Venezuela Confirms Castro Invited To Presidential Inauguration
Dec. 28, 1988
CARACAS, Venezuela (AP) _ The government confirmed Tuesday that Cuban leader Fidel Castro has been invited to the inauguration of President-elect Carlos Andres Perez. It would be Castro's first visit in nearly 30 years.
Foreign Minister German Nava Carrillo said Castro has not responded to the invitation, contrary to previous press reports.
''We have sent out a general invitation to all the countries Venezuela has relations with,'' said Nava Carrillo. Venezuela has no formal diplomatic relations with Cuba but both countries maintain informal contact.
When asked if the invitation included Cuba, Nava Carrillo answered ''Yes.''
Rumors of Castro's visit have awakened controversy, the first for Perez since his victory in presidential elections Dec. 4.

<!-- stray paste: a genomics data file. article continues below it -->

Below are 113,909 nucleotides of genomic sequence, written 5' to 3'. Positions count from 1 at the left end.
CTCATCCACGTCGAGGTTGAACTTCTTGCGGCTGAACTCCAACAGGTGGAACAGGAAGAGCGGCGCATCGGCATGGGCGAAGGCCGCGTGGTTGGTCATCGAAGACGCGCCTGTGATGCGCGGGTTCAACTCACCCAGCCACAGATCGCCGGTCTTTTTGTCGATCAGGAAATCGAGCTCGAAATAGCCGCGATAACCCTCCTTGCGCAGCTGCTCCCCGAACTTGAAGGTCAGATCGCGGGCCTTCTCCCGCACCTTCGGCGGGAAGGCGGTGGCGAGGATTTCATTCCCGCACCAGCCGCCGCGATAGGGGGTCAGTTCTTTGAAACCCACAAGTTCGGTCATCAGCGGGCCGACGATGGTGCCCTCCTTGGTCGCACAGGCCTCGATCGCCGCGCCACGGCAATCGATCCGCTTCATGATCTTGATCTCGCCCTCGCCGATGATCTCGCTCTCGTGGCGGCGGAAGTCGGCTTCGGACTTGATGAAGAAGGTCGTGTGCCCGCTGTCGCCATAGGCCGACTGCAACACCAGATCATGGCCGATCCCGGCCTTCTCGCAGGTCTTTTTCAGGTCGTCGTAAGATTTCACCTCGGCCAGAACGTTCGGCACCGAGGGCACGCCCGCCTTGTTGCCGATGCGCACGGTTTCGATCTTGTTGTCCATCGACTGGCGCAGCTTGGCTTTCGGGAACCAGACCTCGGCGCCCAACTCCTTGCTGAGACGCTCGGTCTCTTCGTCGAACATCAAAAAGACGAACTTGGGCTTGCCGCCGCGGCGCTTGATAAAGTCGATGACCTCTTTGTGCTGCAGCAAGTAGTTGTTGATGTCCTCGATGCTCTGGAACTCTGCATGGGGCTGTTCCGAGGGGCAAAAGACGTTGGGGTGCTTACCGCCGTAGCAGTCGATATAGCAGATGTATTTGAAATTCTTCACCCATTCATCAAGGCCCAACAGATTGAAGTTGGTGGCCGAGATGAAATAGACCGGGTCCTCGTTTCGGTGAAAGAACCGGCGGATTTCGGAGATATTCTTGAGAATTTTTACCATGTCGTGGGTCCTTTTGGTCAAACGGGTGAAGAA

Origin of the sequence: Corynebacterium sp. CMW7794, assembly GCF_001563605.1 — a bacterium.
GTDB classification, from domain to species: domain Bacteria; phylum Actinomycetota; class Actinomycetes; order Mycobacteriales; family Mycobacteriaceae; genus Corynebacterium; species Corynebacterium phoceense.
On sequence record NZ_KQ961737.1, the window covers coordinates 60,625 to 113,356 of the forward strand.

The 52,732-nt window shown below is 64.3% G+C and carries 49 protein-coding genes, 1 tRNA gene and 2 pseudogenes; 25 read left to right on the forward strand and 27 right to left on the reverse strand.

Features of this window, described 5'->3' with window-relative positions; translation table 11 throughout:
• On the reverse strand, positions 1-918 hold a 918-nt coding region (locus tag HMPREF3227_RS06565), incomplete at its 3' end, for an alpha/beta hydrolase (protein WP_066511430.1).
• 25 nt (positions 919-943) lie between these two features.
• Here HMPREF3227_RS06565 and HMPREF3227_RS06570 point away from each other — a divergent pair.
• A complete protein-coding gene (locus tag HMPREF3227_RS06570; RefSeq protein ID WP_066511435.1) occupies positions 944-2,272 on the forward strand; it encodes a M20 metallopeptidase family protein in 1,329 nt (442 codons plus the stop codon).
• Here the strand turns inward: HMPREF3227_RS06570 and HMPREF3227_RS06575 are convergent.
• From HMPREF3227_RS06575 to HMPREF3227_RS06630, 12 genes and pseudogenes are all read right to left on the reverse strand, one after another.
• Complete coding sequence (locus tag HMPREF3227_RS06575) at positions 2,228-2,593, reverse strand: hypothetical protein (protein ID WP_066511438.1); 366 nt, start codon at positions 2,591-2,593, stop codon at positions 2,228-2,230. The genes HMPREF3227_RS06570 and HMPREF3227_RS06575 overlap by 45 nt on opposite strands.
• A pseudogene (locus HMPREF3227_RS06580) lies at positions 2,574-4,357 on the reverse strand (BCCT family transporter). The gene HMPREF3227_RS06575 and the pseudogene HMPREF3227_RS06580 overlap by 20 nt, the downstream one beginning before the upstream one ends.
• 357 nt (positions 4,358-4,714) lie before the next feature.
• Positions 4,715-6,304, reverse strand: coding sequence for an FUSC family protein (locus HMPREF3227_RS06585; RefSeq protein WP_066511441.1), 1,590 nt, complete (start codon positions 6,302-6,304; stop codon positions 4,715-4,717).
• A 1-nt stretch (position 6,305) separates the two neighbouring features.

''Neither Fidel Castro or (Chilean military President) Augusto Pinochet should be invited to Venezuela,'' said Vladimir Gessen, ex-presidential candidate for the New Generation party, the fourth-largest party in the country.
''Neither of them have anything to teach us about democracy,'' he added.
Perez has said he will push for normalization of relations with Cuba, starting with Castro's presence at the inaugural ceremonies Feb. 2.
The Cuban leader last visited Venezuela in 1959, shortly after he took power in Cuba.
Cuban-Venezuelan relations cooled in the 1960s while the Caracas government struggled to crush a Castro-backed guerrilla insurgency. The countries cut off relations in 1980 when Cuban militant exiles were found innocent in a Caracas court of alleged terrorist activities against the Castro regime.
Dozens of Latin American and European dignitaries are expected for the inauguration, including Presidents Rodrigo Borja of Ecuador, Raul Alfonsin of Argentina, Julio Maria Sanguinetti of Uruguay and Felipe Gonzalez of Spain.
Perez and Castro attended Borja's inauguration in August. Castro also recently attended the inauguration of Mexican President Carlos Salinas de Gortari.